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Expert reveals when your child’s shyness is normal or something to worry about

Most parents will remember their little-ones clinging to their leg or being reluctant to speak to someone new.

But when does this stop being a natural part of growing up and become something to worry about?

Typical examples of being shy in social situations include being clingy, reluctant to interact with others and playing alone more often than other children their age.

Here, Heidi Gazelle, a senior lecturer in Developmental Psychology from the University of Melbourne, explains how shyness is of more concern if it is persistent rather than temporary.

Writing for, she explains when parents should be worried.

In social situations, shy children may to their parent, be hesitant to speak, reluctant to interact with others, and play alone when in groups more often than other children their age

In social situations, shy children may to their parent, be hesitant to speak, reluctant to interact with others, and play alone when in groups more often than other children their age

Some children are ‘slow to warm up’ or engage with others, but do engage well after initial hesitancy. 

Also, some children grow out of shyness during primary school. However, others demonstrate persistent shyness over time.

Shyness with other children is of more concern than shyness with adults. 

It is common for children to be wary of adults, particularly men, but less common for children to be wary of children around their own age.

Shyness is of concern if it results in playing alone when in groups of children. 

When children engage in interaction with peers they learn skills that serve as a foundation for normal development, such as how to understand other people’s feelings and perspectives.

They also learn to take turns in play and conversation, negotiate a mutually enjoyable joint activity, reciprocate friendly overtures and express their point of view in a way that is acceptable to others.

Children who engage in very little social interaction in comparison to children their age are missing out on these important, cumulative learning experiences. 

As a result, their social cognition, social skills and sense of self may be less mature than those of other children their age.

SHYNESS AND MAKING FRIENDS

Shy children are more likely than other children to be excluded and victimised by kids their own age and to have trouble making friends

Shy children are more likely than other children to be excluded and victimised by kids their own age and to have trouble making friends

Shyness with familiar social partners is of more concern than shyness with strangers. 

It is of particular concern if children are shy with other children their own age they see regularly, such as childcare or school classmates. 

Shyness with familiar classmates suggests children may be worried about how other kids treat them, or whether they will be liked and accepted.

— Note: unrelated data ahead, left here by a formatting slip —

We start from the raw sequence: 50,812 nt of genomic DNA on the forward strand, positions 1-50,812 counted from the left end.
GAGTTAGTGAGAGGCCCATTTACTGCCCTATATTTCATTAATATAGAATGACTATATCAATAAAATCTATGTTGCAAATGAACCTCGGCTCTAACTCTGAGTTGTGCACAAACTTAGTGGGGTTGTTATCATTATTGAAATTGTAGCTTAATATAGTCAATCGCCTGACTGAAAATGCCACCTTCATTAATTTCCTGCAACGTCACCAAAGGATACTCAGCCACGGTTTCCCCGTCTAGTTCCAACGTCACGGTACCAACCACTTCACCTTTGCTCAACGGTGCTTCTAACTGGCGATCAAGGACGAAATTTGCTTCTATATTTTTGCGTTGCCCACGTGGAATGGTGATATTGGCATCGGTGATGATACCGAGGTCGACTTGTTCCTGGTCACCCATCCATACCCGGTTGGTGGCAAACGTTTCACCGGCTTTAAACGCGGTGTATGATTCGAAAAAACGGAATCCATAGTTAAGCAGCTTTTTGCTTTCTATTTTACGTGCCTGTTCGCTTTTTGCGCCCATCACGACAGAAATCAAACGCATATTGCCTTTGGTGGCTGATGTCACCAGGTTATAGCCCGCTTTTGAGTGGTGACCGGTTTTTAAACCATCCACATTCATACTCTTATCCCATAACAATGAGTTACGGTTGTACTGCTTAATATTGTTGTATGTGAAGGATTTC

It is of more concern if a child is poorly treated by other children than if a shy child is well treated by other children. 

Shy children are more likely than other children to be excluded and victimised by kids their own age and to have trouble making friends. 

Being excluded and victimised are damaging to children’s emotional health and sense of self, especially when these conditions persist over time.

Although shyness tends to be equally prevalent in boys and girls, shy boys sometimes encounter more difficulties with friends than shy girls. 

This is probably because shyness is a violation of norms for males to be bold and self-assertive. 

However, it is important to keep in mind both shy boys and girls can encounter peer exclusion and victimisation.

WHAT YOU CAN DO

Shyness is of concern if it interferes with your child's or family's routines or activities, or if your child often appears miserable or complains of being lonely

Shyness is of concern if it interferes with your child’s or family’s routines or activities, or if your child often appears miserable or complains of being lonely

Children need help from adults to stop exclusion and victimisation by other children. 

When parents become aware their child is being excluded or victimised by other children at childcare or school, they should contact the childcare centre or school to advocate on their child’s behalf.

Shyness is of concern if it interferes with your child’s or family’s routines or activities, or if your child often appears miserable or complains of being lonely. 

For instance, if shyness prevents your child from attending other children’s birthday parties or school, or prevents your family from visiting friends, then you should consider seeking help from a child psychologist.

Online programs to help children and parents cope with child shyness and anxiety are starting to become available and provide convenient help for a lower cost.

Parents can also do many things themselves to help their shy child. They can arrange play dates and help the child join a group extracurricular activity. 

Parents can also talk to children about their friendships and act as a sympathetic source of encouragement and constructive ideas.

If a child is upset about a problem with a friend, parents can encourage the child to try to resolve the problem in a way that preserves the friendship, instead of ending the friendship, as well as encourage the child to develop other friendships.

The Conversation

Source: http://www.dailymail.co.uk/health/article-3714287/Is-child-shy-Expert-reveals-normal-worry-about.html